Tuesday, May 5, 2009

Some 1876 Gate Receipt Information

Philadelphia, it is claimed by friends of the Athletics, is a good base-ball town.  The St. Louis Reds don't think so.  They gave the Fillies $171 as their share of the gate receipts in one game here, while the Ponies only received $46 as their share at Philadelphia on the Fourth of July.  The Reds had their revenge, however, defeating their opponents 11 to 0.
-St. Louis Globe-Democrat, December 8, 1876

So it's not a lot of information about gate receipts but at least it's something.    


David Ball said...

I believe you've written, haven't you, that part of the Reds' problem in 1875 was not that they wouldn't go on the road to NA cities, but that the other teams refused to schedule them? Granted, 1876 was a bad year at the gate for the Athletics, but it wasn't that bad. One interpretation is that once they got very far away from St. Louis the Red Stockings could not draw at all, and that's why nobody wanted to play them.

Assuming the usual one-third share for the visitors and 25 cent general admission, with an extra charge for grandstand seating, then the attendance at the Philadelphia game would have been something below 550 -- perhaps as low as 400 or 420, depending on how much money was brought in for the grandstand seats.

If you assume 25 cent attendance

Jeffrey Kittel said...

The Reds, themselves, with the help of the Stl Globe-Democrat pushed the idea that the Reds had trouble scheduling Eastern games in 1875. I think that's a more viable explanation of what happened than the usual explanation that the Reds were a fly-by-night organization that joined the NA to leach off the Eastern clubs when they came to StL to play the Brown Stockings. Certainly there's some truth in all of this but the situation is substantially more complicated then has usually been stated. The idea that the Reds couldn't get the Eastern clubs to schedule them is one part of that.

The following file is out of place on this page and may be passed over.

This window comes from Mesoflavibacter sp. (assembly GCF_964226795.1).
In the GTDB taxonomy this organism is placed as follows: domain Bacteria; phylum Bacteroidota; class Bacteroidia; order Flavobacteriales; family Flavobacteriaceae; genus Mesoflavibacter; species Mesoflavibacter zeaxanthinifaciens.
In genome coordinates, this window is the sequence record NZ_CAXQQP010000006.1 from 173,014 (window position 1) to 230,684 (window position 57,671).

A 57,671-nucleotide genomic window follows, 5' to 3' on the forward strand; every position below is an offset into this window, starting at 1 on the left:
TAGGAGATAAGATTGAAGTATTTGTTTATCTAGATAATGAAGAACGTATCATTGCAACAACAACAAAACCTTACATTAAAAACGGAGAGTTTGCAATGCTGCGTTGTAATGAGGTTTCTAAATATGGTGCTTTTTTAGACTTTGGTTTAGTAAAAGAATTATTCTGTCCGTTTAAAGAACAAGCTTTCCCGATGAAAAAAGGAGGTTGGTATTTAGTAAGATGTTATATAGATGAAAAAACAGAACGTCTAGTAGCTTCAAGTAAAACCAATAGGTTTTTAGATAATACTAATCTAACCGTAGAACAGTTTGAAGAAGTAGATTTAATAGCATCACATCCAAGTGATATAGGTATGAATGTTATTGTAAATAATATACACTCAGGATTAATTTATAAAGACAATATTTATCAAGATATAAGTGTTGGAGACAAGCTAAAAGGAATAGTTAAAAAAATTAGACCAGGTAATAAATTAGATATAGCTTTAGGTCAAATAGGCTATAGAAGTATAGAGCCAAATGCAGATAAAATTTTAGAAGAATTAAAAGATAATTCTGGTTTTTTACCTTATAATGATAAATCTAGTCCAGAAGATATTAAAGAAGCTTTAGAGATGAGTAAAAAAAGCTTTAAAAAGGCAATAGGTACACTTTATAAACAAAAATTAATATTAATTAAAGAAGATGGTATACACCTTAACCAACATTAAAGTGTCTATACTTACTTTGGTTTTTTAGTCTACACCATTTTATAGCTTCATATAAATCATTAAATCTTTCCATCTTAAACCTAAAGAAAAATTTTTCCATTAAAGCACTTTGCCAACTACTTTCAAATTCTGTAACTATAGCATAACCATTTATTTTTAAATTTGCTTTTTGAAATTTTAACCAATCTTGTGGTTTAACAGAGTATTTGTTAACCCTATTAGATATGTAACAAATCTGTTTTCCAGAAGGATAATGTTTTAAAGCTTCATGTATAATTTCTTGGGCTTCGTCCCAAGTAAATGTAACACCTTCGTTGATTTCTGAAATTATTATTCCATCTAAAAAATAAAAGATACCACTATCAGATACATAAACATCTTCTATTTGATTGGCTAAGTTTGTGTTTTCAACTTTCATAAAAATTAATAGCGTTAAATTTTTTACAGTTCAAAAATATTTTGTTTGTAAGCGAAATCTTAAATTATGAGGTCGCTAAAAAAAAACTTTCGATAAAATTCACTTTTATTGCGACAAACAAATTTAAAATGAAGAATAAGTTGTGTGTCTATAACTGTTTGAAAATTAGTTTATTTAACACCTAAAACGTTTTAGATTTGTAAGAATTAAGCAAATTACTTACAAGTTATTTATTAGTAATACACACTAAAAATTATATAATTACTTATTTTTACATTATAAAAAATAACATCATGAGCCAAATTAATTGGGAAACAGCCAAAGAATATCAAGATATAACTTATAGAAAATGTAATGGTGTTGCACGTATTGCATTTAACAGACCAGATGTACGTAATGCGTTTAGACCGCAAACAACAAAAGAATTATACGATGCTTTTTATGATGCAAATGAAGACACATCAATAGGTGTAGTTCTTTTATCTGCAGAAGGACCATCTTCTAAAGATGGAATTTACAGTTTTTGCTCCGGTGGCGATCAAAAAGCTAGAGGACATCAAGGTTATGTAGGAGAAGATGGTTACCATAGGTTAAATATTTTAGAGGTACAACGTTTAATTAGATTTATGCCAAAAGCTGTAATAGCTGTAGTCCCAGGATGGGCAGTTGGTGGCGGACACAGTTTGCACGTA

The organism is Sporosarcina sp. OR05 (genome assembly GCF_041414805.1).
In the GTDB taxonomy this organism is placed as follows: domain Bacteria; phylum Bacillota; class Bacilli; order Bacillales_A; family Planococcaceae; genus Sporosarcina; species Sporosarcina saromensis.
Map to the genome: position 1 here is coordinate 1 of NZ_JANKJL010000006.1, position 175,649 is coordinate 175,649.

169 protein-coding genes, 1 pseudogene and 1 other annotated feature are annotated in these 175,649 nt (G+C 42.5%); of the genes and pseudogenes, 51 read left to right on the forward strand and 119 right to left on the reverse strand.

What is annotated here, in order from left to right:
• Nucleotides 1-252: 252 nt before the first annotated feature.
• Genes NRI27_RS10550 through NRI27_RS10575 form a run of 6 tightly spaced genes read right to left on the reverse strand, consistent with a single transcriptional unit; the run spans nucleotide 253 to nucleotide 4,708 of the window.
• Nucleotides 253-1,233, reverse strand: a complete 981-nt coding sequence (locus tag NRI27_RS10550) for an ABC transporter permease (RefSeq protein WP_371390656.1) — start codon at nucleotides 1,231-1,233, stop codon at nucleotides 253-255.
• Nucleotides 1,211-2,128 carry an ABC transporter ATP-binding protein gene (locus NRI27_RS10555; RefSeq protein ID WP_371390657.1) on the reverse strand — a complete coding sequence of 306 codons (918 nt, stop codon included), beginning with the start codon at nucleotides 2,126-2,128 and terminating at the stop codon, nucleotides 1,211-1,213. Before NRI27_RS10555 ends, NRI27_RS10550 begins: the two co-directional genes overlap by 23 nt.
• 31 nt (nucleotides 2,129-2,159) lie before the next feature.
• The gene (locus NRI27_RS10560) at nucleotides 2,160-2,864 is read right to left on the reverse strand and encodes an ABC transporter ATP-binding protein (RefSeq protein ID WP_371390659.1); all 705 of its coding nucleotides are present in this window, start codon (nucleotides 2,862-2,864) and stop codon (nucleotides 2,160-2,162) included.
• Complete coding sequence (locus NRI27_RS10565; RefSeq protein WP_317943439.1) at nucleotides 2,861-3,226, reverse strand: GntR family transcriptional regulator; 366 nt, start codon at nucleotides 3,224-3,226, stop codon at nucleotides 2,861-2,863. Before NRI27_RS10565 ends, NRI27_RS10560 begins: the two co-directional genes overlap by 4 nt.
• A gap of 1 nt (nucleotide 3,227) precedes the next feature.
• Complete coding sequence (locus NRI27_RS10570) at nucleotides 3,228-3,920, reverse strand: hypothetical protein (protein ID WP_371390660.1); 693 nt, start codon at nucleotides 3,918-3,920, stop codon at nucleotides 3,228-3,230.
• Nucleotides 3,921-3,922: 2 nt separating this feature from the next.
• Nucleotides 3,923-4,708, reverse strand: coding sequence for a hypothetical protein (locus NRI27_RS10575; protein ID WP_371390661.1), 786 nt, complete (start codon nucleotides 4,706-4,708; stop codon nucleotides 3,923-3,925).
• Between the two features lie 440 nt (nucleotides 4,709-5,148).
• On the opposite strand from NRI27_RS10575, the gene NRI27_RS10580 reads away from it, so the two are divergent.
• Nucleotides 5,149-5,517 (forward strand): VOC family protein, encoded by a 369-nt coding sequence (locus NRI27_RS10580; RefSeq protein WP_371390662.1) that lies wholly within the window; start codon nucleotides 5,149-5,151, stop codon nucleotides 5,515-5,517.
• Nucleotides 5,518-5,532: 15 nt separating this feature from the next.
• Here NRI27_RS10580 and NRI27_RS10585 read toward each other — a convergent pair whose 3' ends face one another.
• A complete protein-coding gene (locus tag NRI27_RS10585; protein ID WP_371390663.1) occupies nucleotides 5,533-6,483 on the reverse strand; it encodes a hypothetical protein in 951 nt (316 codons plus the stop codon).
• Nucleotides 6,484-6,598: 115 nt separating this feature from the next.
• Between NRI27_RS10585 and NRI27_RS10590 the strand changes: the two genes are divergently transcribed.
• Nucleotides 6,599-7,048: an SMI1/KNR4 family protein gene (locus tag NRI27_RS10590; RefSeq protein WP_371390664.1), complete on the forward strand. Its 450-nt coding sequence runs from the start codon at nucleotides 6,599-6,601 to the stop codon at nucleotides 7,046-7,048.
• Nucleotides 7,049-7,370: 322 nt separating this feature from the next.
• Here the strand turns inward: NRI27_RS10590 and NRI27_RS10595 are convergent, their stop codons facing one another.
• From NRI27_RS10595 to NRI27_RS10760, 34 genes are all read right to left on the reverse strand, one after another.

Your idea that the Reds were a poor draw on the road is probably correct at least in the context of what the major Eastern clubs would expect. One would think, given the history between the two clubs, that the Reds might have drawn a decent crowd in Chicago but in four games in 1875 they averaged about 400 people a game against the White Stockings. Heck, they couldn't even draw a decent crowd at home in 1875. Bad year all around.

But I think this plays into the idea that the Eastern clubs wouldn't schedule them. Why would they? They weren't a good club, their best pitcher, catcher and third baseman had jumped the club and they weren't going to draw a crowd. Why bother bringing them to town? Boston could probably draw a better crowd playing a local podunk club than they could bringing in what they probably regarded as a podunk club from StL.

What the Reds and the Globe presented as an injustice was really just a reasonable business practice on the part of the Eastern clubs. It was the market that decided the fate of the Reds in 1875 rather than a conspiracy amongst the major clubs to deny them a place at the table. The Reds just couldn't compete at that level.